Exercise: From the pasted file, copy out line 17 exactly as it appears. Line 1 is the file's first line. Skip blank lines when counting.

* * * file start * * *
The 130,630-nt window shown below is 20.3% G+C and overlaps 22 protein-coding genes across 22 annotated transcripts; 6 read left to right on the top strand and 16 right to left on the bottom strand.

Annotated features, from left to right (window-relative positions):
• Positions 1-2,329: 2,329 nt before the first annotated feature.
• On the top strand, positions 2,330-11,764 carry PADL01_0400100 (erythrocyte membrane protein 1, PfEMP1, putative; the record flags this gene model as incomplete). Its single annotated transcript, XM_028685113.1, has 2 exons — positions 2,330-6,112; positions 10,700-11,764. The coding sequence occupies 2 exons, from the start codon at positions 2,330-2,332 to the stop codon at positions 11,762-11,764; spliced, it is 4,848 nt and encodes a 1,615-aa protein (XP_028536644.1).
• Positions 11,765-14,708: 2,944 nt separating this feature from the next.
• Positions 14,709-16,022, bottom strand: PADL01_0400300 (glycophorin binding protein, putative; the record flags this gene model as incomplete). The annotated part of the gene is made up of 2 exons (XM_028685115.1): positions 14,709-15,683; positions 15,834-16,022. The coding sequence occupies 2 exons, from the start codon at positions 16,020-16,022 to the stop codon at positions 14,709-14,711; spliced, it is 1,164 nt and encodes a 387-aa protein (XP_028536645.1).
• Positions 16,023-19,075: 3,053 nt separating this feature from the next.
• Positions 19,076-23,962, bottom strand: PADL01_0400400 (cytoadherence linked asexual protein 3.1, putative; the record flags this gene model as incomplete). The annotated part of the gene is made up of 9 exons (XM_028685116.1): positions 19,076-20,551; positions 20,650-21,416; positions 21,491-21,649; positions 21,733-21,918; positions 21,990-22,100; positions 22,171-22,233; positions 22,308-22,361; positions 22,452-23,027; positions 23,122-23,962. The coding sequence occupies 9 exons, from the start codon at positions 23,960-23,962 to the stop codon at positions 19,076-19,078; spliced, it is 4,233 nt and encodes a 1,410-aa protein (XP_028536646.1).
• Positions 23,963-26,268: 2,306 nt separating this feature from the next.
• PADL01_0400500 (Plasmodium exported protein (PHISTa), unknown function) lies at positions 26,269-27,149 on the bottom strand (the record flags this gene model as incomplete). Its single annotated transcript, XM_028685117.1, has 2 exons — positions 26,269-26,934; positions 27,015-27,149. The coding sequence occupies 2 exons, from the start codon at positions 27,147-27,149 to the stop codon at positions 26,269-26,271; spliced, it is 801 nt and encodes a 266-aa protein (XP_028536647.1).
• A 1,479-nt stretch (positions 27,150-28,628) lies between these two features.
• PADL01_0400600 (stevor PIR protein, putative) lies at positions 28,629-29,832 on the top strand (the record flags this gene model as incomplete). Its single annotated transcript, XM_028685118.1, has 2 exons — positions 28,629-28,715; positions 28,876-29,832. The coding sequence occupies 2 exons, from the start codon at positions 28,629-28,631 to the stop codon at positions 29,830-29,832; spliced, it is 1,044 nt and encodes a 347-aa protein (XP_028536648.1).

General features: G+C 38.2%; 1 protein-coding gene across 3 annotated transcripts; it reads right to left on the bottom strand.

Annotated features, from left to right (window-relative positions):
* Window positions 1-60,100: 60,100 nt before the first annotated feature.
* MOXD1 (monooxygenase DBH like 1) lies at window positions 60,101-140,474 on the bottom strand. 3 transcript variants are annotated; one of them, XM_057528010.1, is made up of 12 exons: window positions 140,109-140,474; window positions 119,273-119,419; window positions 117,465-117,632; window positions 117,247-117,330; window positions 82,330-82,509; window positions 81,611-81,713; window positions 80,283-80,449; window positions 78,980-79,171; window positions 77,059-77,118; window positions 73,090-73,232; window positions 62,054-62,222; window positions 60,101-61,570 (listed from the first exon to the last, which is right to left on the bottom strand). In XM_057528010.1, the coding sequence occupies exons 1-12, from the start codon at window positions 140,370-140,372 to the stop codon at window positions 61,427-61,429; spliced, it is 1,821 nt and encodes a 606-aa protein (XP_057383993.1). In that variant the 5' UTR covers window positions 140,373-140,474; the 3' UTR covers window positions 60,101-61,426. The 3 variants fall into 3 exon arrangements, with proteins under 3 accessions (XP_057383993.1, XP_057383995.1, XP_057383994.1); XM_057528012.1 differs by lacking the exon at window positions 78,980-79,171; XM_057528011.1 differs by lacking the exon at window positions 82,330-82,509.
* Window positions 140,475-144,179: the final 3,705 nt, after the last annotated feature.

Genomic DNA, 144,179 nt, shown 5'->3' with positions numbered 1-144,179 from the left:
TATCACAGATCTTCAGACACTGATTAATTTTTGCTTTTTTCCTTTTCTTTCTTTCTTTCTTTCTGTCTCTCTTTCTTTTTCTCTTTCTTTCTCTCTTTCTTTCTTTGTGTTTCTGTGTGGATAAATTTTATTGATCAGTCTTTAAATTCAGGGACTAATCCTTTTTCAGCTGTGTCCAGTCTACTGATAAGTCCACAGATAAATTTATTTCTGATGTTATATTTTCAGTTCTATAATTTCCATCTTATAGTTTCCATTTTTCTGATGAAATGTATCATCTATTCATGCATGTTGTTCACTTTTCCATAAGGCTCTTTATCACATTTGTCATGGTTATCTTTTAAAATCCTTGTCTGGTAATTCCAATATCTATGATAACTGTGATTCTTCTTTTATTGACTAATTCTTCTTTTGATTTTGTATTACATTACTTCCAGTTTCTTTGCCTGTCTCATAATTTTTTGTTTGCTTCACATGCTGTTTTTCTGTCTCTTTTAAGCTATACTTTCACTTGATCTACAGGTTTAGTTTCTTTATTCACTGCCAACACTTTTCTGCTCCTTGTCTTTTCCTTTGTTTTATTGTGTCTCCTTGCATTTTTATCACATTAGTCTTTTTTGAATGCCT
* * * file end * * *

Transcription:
* Window positions 140,475-144,179: the final 3,705 nt, after the last annotated feature.